Female general practitioners in the Netherlands prescribed antibiotics less often than their male counterparts, according to findings published in BMC Family Practice.
“Female gender concordance is associated with more effective treatment of cardiovascular risks and male gender concordance is positively associated with measures on diet, nutrition and exercise counseling. It is however not known whether gender concordance influences prescribing behavior of antibiotics,” D. Eggermont, of the department of public health, Amsterdam UMC, University of Amsterdam, and colleagues wrote.
“Possibly, concordance is an additional nonmedical factor that affects (inappropriate) antibiotics prescription. Creating awareness of such nonmedical factors could result in [general practitioners] being less biased, more objective and consistent in their treatments,” they added.
Researchers studied prescribing behavior among 225 general practitioners — 47.9% of them female — in 22,412 adult patient consultations that involved sore throat symptoms.
Eggermont and colleagues found that among female general practitioners, gender concordance was associated with reduced antibiotics prescribing (OR = 0.85; 95% CI, 0.72-0.99). Overall antibiotic prescribing was lower among female general practitioners (OR = 0.88; 95% CI, 0.67-1.09) and female patients were less likely to receive an antibiotic (OR = 0.93; 95% CI, 0.84-1.02) but the differences were not statistically significant. The difference in prescription rates by gender concordance was also not statistically significant in all general practice consultations (OR = 0.92; 95% CI, 0.82-1.02), nonprotocolled consultations (OR = 0.92; 95% CI, 0.83-1.01), and protocolled consultations (OR = 1; 95% CI, 0.68-1.32).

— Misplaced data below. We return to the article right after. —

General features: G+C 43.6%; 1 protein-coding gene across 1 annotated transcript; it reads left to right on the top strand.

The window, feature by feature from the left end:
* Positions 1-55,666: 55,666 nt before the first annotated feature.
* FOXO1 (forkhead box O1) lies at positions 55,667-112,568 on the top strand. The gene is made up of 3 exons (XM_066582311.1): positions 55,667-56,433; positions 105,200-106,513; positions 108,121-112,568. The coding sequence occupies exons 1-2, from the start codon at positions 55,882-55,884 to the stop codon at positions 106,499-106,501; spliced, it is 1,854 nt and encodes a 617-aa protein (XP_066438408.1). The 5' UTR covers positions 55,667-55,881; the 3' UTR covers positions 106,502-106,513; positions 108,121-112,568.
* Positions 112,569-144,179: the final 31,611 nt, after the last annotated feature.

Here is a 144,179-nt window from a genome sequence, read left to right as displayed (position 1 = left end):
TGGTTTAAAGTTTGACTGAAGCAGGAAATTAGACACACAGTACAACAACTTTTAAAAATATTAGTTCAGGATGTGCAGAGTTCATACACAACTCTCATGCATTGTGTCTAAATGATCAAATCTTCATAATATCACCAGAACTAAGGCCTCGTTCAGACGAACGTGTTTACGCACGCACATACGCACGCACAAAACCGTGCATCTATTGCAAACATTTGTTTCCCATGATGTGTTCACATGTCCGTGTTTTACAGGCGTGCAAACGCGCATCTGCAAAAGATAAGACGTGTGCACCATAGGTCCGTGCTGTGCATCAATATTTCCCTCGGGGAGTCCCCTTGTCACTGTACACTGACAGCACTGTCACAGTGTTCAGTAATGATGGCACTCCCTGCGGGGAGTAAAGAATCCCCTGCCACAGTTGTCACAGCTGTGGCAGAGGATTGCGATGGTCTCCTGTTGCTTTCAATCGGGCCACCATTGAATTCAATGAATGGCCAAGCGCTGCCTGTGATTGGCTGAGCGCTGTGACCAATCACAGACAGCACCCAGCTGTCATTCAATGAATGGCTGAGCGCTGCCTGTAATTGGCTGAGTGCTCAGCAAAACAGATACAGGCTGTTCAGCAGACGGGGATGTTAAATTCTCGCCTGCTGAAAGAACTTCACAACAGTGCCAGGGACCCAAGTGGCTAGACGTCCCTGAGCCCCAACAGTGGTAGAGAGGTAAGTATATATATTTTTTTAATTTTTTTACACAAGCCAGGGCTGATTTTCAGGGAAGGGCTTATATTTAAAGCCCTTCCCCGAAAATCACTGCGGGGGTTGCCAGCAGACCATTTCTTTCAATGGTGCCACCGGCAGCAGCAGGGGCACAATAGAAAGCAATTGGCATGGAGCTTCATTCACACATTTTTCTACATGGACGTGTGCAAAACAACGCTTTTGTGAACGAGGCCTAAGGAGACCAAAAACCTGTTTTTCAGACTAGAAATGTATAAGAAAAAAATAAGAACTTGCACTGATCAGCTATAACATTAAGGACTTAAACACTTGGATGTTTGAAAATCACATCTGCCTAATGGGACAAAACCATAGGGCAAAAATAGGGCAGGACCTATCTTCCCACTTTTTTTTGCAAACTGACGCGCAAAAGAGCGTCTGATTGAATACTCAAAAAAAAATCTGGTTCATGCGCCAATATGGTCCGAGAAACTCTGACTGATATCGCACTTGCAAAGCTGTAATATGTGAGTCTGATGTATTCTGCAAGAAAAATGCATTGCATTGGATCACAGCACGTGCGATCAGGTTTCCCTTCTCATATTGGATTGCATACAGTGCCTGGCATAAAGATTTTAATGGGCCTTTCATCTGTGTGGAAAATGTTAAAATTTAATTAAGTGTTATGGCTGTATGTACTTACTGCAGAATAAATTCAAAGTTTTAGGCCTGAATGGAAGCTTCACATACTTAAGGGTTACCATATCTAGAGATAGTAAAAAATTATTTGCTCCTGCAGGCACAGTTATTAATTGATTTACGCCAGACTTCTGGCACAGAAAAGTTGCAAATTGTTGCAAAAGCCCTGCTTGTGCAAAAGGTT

“The results of this study suggest that this feminization could lead to a reduction in the prescription of antibiotics. Female concordance enhances patient-centered communication and this might be the underlying explanation for our findings. If so, our results underline the importance of effective communication styles, both by male and female general practitioners, to contain the prescription of antibiotics,” Eggermont and colleagues wrote. They added future studies should use their results to ascertain if the training provided to female general practitioners regarding patient communications needs to be revised. – by Janel Miller
Disclosures: The authors report no relevant financial disclosures.